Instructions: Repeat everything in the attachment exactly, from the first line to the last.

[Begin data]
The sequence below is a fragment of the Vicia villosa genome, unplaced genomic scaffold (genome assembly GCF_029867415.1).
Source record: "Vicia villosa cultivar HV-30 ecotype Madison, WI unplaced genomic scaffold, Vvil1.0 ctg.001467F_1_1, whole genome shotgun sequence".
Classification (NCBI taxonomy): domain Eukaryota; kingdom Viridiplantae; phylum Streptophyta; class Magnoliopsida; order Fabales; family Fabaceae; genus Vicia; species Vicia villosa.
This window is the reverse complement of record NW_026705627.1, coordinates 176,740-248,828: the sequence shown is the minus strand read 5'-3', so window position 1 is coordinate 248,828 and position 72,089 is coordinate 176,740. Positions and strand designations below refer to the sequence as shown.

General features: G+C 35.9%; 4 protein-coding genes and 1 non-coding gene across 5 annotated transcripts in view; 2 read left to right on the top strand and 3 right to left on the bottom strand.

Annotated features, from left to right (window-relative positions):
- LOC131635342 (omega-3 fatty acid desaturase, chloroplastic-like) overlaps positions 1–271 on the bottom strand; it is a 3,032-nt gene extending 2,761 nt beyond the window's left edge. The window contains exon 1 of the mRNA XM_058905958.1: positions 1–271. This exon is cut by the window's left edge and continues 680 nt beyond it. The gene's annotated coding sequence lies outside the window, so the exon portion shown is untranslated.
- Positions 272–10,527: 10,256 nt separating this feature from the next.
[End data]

The sequence below is a fragment of the Vicia villosa genome, unplaced genomic scaffold (genome assembly GCF_029867415.1).
Source record: "Vicia villosa cultivar HV-30 ecotype Madison, WI unplaced genomic scaffold, Vvil1.0 ctg.001467F_1_1, whole genome shotgun sequence".
Classification (NCBI taxonomy): domain Eukaryota; kingdom Viridiplantae; phylum Streptophyta; class Magnoliopsida; order Fabales; family Fabaceae; genus Vicia; species Vicia villosa.
This window is the reverse complement of record NW_026705627.1, coordinates 176,740-248,828: the sequence shown is the minus strand read 5'-3', so window position 1 is coordinate 248,828 and position 72,089 is coordinate 176,740. Positions and strand designations below refer to the sequence as shown.

General features: G+C 35.9%; 4 protein-coding genes and 1 non-coding gene across 5 annotated transcripts in view; 2 read left to right on the top strand and 3 right to left on the bottom strand.

Annotated features, from left to right (window-relative positions):
- LOC131635342 (omega-3 fatty acid desaturase, chloroplastic-like) overlaps positions 1–271 on the bottom strand; it is a 3,032-nt gene extending 2,761 nt beyond the window's left edge. The window contains exon 1 of the mRNA XM_058905958.1: positions 1–271. This exon is cut by the window's left edge and continues 680 nt beyond it. The gene's annotated coding sequence lies outside the window, so the exon portion shown is untranslated.
- Positions 272–10,527: 10,256 nt separating this feature from the next.